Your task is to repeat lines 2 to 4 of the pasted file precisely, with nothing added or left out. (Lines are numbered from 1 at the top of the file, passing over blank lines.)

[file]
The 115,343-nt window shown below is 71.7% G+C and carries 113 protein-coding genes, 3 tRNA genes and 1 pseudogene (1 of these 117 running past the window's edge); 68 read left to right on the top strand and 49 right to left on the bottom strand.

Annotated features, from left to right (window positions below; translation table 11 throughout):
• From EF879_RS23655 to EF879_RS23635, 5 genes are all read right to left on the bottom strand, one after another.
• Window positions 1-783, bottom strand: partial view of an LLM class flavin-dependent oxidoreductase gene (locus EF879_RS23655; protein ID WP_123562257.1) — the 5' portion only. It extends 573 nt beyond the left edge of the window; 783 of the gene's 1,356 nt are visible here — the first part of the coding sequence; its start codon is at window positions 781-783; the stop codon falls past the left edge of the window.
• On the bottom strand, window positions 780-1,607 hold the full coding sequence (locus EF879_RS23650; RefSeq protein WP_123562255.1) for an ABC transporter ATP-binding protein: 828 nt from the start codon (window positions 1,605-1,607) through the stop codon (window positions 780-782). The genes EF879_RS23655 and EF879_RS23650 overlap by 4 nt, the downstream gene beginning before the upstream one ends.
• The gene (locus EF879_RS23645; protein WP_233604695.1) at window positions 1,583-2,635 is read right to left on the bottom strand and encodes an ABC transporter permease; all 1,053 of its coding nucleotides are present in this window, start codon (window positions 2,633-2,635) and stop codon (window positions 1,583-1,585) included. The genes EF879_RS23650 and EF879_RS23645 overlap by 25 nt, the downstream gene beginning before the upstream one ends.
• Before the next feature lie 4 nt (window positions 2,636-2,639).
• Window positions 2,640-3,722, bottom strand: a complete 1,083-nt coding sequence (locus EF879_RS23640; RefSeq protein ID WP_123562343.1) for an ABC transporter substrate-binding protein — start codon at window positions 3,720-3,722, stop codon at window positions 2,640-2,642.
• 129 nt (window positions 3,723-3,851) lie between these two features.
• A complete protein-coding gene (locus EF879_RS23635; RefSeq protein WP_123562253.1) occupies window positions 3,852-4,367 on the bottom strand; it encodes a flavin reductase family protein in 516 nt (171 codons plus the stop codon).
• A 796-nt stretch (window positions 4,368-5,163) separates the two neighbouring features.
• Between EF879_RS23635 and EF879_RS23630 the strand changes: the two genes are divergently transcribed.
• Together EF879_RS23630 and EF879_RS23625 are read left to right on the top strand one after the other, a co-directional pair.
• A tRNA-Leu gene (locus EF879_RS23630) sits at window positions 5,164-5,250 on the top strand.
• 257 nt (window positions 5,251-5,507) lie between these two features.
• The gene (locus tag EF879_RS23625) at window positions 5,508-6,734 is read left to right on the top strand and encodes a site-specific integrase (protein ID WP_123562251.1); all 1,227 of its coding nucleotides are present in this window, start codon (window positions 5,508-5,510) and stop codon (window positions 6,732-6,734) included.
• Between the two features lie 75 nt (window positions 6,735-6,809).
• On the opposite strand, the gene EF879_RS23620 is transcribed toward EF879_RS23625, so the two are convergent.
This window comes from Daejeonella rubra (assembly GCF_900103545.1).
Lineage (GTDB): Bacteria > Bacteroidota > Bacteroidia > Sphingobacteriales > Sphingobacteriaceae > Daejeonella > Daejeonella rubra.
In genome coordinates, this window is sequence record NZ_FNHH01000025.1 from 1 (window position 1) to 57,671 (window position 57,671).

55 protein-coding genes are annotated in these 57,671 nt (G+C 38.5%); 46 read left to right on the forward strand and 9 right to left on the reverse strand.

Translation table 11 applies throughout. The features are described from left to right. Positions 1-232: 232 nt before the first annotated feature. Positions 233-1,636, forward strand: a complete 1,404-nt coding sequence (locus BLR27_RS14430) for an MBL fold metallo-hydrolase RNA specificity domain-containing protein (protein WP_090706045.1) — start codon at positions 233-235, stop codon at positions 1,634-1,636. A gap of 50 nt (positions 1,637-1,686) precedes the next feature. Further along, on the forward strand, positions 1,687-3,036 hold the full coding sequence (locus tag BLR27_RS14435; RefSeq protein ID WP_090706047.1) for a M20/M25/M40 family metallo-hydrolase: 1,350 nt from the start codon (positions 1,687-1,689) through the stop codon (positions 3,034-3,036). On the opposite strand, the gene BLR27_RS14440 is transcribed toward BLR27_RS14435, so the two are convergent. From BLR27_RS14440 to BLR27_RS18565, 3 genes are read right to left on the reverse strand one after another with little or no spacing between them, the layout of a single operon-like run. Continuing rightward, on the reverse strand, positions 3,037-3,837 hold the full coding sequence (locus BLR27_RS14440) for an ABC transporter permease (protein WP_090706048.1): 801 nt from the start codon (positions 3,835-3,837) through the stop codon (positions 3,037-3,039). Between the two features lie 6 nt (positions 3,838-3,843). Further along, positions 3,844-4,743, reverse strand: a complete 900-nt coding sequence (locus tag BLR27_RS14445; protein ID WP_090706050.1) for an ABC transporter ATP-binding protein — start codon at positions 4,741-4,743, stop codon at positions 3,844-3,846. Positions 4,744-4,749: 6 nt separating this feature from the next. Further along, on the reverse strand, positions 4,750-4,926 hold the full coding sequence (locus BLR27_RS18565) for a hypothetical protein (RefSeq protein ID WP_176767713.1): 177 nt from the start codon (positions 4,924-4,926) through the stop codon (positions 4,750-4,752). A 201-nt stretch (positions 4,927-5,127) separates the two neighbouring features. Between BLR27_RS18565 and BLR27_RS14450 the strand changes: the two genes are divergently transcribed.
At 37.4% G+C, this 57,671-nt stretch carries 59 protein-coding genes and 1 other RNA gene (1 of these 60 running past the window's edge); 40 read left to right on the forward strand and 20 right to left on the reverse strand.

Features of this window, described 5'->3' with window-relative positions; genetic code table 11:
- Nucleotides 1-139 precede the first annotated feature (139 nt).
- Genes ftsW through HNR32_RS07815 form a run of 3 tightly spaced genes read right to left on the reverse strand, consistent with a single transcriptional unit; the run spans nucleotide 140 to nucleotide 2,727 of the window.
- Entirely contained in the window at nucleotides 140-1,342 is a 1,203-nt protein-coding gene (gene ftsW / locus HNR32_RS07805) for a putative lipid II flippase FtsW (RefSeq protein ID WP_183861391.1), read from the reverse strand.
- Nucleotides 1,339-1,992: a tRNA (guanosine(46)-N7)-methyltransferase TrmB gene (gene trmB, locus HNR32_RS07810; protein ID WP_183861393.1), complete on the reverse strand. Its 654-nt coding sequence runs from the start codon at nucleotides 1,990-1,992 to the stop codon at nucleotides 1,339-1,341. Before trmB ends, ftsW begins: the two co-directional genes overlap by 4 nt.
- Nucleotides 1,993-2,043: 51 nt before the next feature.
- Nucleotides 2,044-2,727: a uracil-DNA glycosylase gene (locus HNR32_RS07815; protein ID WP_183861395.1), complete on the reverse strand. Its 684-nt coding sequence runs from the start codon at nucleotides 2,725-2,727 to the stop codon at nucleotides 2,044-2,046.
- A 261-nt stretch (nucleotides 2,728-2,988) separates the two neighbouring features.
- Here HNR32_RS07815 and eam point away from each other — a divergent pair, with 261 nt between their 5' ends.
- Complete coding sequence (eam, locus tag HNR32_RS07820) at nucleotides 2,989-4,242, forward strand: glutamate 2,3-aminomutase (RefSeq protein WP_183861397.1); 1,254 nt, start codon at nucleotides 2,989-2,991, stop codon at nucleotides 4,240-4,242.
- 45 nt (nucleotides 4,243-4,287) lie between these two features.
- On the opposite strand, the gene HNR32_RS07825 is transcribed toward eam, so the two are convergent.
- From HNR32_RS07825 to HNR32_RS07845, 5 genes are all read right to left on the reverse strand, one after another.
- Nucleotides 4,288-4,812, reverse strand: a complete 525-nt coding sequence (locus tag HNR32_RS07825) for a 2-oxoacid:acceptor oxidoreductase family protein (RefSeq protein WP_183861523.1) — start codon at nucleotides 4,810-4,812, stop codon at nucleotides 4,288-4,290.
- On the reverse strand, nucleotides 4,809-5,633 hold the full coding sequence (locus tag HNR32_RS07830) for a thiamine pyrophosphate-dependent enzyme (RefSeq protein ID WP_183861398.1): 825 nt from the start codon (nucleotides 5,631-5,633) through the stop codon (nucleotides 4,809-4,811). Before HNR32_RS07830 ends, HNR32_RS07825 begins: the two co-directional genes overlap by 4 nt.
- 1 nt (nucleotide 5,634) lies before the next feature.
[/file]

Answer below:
Annotated features, from left to right (window positions below; translation table 11 throughout):
• From EF879_RS23655 to EF879_RS23635, 5 genes are all read right to left on the bottom strand, one after another.
• Window positions 1-783, bottom strand: partial view of an LLM class flavin-dependent oxidoreductase gene (locus EF879_RS23655; protein ID WP_123562257.1) — the 5' portion only. It extends 573 nt beyond the left edge of the window; 783 of the gene's 1,356 nt are visible here — the first part of the coding sequence; its start codon is at window positions 781-783; the stop codon falls past the left edge of the window.